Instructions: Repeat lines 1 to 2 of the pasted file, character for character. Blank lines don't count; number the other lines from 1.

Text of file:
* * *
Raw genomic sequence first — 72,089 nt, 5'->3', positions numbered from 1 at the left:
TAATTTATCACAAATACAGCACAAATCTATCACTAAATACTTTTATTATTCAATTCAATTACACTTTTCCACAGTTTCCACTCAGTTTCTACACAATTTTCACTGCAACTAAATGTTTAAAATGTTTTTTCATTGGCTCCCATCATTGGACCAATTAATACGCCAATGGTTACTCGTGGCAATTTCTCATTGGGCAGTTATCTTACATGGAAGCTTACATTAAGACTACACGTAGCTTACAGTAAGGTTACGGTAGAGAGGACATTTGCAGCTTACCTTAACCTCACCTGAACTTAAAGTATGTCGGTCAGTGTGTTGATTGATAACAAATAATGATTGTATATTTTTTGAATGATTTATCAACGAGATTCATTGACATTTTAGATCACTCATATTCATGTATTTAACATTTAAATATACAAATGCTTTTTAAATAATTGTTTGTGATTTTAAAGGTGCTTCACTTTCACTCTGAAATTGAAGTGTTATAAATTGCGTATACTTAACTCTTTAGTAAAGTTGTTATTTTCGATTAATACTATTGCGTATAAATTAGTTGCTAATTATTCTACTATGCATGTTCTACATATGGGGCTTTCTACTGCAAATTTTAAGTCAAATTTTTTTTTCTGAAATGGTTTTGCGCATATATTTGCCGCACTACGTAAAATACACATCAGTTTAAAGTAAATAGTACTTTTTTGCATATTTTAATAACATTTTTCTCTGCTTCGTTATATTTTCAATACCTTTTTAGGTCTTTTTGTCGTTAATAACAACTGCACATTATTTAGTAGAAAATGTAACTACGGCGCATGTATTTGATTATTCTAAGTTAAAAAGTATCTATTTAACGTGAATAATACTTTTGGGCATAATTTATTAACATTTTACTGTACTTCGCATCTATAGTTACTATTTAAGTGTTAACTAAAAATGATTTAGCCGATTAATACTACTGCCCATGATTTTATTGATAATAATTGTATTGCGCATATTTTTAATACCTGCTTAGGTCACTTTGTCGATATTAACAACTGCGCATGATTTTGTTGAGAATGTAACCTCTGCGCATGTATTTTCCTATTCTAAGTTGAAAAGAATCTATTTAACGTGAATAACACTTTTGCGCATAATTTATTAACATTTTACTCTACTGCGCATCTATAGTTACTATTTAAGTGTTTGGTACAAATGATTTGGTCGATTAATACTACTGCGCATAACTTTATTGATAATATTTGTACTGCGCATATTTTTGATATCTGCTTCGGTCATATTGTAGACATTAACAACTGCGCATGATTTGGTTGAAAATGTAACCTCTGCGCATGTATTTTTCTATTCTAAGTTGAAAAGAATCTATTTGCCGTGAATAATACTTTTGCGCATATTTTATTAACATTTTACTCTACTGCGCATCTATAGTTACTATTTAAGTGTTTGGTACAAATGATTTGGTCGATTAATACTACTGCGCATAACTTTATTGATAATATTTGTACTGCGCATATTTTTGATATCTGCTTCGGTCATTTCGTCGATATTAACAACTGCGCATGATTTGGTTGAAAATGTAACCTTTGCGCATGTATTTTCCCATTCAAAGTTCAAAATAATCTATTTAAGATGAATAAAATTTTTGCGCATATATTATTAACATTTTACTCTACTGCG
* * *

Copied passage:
Raw genomic sequence first — 72,089 nt, 5'->3', positions numbered from 1 at the left:
TAATTTATCACAAATACAGCACAAATCTATCACTAAATACTTTTATTATTCAATTCAATTACACTTTTCCACAGTTTCCACTCAGTTTCTACACAATTTTCACTGCAACTAAATGTTTAAAATGTTTTTTCATTGGCTCCCATCATTGGACCAATTAATACGCCAATGGTTACTCGTGGCAATTTCTCATTGGGCAGTTATCTTACATGGAAGCTTACATTAAGACTACACGTAGCTTACAGTAAGGTTACGGTAGAGAGGACATTTGCAGCTTACCTTAACCTCACCTGAACTTAAAGTATGTCGGTCAGTGTGTTGATTGATAACAAATAATGATTGTATATTTTTTGAATGATTTATCAACGAGATTCATTGACATTTTAGATCACTCATATTCATGTATTTAACATTTAAATATACAAATGCTTTTTAAATAATTGTTTGTGATTTTAAAGGTGCTTCACTTTCACTCTGAAATTGAAGTGTTATAAATTGCGTATACTTAACTCTTTAGTAAAGTTGTTATTTTCGATTAATACTATTGCGTATAAATTAGTTGCTAATTATTCTACTATGCATGTTCTACATATGGGGCTTTCTACTGCAAATTTTAAGTCAAATTTTTTTTTCTGAAATGGTTTTGCGCATATATTTGCCGCACTACGTAAAATACACATCAGTTTAAAGTAAATAGTACTTTTTTGCATATTTTAATAACATTTTTCTCTGCTTCGTTATATTTTCAATACCTTTTTAGGTCTTTTTGTCGTTAATAACAACTGCACATTATTTAGTAGAAAATGTAACTACGGCGCATGTATTTGATTATTCTAAGTTAAAAAGTATCTATTTAACGTGAATAATACTTTTGGGCATAATTTATTAACATTTTACTGTACTTCGCATCTATAGTTACTATTTAAGTGTTAACTAAAAATGATTTAGCCGATTAATACTACTGCCCATGATTTTATTGATAATAATTGTATTGCGCATATTTTTAATACCTGCTTAGGTCACTTTGTCGATATTAACAACTGCGCATGATTTTGTTGAGAATGTAACCTCTGCGCATGTATTTTCCTATTCTAAGTTGAAAAGAATCTATTTAACGTGAATAACACTTTTGCGCATAATTTATTAACATTTTACTCTACTGCGCATCTATAGTTACTATTTAAGTGTTTGGTACAAATGATTTGGTCGATTAATACTACTGCGCATAACTTTATTGATAATATTTGTACTGCGCATATTTTTGATATCTGCTTCGGTCATATTGTAGACATTAACAACTGCGCATGATTTGGTTGAAAATGTAACCTCTGCGCATGTATTTTTCTATTCTAAGTTGAAAAGAATCTATTTGCCGTGAATAATACTTTTGCGCATATTTTATTAACATTTTACTCTACTGCGCATCTATAGTTACTATTTAAGTGTTTGGTACAAATGATTTGGTCGATTAATACTACTGCGCATAACTTTATTGATAATATTTGTACTGCGCATATTTTTGATATCTGCTTCGGTCATTTCGTCGATATTAACAACTGCGCATGATTTGGTTGAAAATGTAACCTTTGCGCATGTATTTTCCCATTCAAAGTTCAAAATAATCTATTTAAGATGAATAAAATTTTTGCGCATATATTATTAACATTTTACTCTACTGCG